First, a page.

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"Showing up and being ready to listen and serve is enough to make a difference," says Samoan Junior Doctor, Tiare Jones
Updates / Community, 30 May 24
Dr Tiare Jones is a proud Samoan Junior Doctor currently working at Middlemore Hospital, Auckland. This year for Vaiaso o le Gagana Samoa (Samoan Language Week) Dr Tiare shares her reflections as a tama’ita’i Samoa.

Fa’atalofa atu, mālō le soifua maua ma le lagi e mamā.  

O lo’u igoa o Tiare Maina Jones.  

Fa’amanuia le Vaiaso o le Gagana Samoa. 

My dad hails from the villages of Moata’a, Nu’usuatia, Vaie’e and Sapapali’i on my Grandmother’s side, and my Grandfather is a New Zealander. My mum hails from the villages of Safune in Savai’i on my Nana’s side, and from Leone in Tutuila on my Papa’s side. My mum moved from American Samoa to New Zealand when she married my dad, and myself and my two younger brothers have been raised in West Auckland our entire lives. 

Like many Samoans born and bred in New Zealand, I have been surrounded by gagana Samoa throughout my life, but not completely immersed to the point where I can confidently understand and speak it. I attended Aoga Fa’a Samoa until I was 5 years old, then moved to a predominantly Palagi primary school where my gagana quickly faded.  

While I firmly believe that language is vital to sustaining culture and tradition through generations, I also know that our values of alofa (love), tautua (service), fa’aaloalo (respect), fa’atuatua (faith) and aiga (family) are the pillars of Fa’a Samoa and the driving force behind our dreams and successes. Despite not having a strong grasp of the language, I have been born into a loving Samoan family who have raised us within this value system and helped me to feel closely connected to my culture.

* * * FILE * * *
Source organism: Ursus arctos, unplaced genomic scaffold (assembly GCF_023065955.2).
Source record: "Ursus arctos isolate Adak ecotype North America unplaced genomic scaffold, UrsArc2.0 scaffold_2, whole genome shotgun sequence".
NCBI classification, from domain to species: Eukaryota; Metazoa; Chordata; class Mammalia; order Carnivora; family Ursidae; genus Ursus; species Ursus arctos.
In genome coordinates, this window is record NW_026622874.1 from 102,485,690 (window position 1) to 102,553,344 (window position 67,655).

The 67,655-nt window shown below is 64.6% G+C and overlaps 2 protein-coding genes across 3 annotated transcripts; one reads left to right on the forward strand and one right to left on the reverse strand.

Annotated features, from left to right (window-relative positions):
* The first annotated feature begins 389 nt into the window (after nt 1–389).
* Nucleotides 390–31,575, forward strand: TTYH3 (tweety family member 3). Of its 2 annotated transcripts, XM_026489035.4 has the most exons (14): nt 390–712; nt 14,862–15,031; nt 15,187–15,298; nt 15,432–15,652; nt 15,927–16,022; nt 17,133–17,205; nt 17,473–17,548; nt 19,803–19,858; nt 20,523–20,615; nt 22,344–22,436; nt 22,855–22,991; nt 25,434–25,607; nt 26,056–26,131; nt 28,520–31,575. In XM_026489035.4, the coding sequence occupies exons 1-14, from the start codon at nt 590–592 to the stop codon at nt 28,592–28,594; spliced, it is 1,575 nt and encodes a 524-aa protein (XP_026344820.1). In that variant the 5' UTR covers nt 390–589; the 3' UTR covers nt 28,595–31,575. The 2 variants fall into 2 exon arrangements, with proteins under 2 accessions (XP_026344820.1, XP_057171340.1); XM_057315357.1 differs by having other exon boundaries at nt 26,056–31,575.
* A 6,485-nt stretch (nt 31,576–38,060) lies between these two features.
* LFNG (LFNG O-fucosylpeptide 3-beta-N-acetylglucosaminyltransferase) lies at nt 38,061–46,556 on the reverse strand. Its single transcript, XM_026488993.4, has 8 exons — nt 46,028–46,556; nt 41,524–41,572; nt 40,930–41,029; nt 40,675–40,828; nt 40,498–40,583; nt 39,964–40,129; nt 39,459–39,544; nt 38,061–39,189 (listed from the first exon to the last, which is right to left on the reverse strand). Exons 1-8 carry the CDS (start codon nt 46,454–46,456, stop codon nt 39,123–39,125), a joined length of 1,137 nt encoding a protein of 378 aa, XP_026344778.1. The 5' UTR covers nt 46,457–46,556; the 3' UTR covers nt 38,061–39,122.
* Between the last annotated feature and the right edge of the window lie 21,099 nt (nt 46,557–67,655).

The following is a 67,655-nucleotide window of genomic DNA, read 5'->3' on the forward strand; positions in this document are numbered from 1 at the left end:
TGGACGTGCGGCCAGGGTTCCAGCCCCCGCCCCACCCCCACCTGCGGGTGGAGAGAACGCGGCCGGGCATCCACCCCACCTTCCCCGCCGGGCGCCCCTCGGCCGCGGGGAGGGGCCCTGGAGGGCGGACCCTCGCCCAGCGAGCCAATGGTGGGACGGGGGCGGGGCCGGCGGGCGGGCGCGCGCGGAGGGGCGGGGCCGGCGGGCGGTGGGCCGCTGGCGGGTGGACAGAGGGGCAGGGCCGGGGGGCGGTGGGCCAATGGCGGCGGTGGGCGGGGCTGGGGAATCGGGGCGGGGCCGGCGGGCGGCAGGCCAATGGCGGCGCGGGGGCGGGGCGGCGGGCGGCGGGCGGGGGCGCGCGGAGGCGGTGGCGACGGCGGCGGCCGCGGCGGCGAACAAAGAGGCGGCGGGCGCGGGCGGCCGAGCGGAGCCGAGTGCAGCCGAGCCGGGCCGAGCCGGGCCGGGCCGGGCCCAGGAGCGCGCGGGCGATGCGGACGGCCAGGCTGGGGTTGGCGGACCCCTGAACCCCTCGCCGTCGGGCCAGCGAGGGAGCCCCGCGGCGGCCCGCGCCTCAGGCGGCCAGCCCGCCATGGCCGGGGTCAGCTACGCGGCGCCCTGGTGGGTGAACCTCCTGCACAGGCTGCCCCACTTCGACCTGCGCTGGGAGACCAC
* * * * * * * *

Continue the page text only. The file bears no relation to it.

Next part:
This has fostered my passion to pursue medicine, so that I can try to be part of changing the health statistics for our Pasifika people, and provide a safe space for them within the health system. I often feel like I am not doing this justice because I cannot fluently speak Samoan, however I have had many beautiful interactions as a junior doctor at Middlemore Hospital that remind me that simply showing up and being ready to listen and serve is enough to make a difference.  

An experience that had a profound impact on my cultural and language journey was spending 10 weeks in Samoa completing an elective placement at Tupua Tamasese Mea’ole Hospital, while living with my family in our village of Moata’a. It was heartwarming to see our culture and language thrive in a health setting, from starting each shift with pese and prayer, to witnessing our Samoan health professionals provide incredible leadership and care despite their challenging work conditions. One of the most invaluable lessons from this experience was understanding how to use gagana Samoa to maintain the vā fealoa’i in a clinical context, as I learnt how to properly address patients- particularly our elders- and to respectfully carry out examinations. Most importantly, my elective allowed me to spend precious time with family, better understand my heritage, and plant deeper roots in Samoa which I hope to continue nurturing in the future.  

I think it is natural for those of us who are not fluent in our own languages to feel inadequate in our cultural identity. Insecurities are loud, and I have realised that my own self-doubt has been the biggest barrier to learning gagana Samoa more deeply. As we get older, my siblings, cousins and I are also realising that we need to be secure and knowledgeable in our culture and language to ensure it is passed down to the next generations. I often feel overwhelmed by this responsibility, however reflecting on the theme for this year’s Samoan language week allows me to put things into perspective.  

“Tautua i le alofa, manuia le lumana’i” reminds me that as Samoans, everything that we do flows from a heart of service for our families, friends and communities. Keeping this at the forefront of my mind, rather than focusing on how much I do not know, provides more meaningful motivation to sustain me in this ongoing cultural and language journey. And remembering to do it all in love - which may look like showing ourselves grace when we make mistakes, or encouraging others in their efforts rather than tearing them down- is the key to making this an enriching experience for all. 

Fa’afetai tele lava ma ia manuia lava.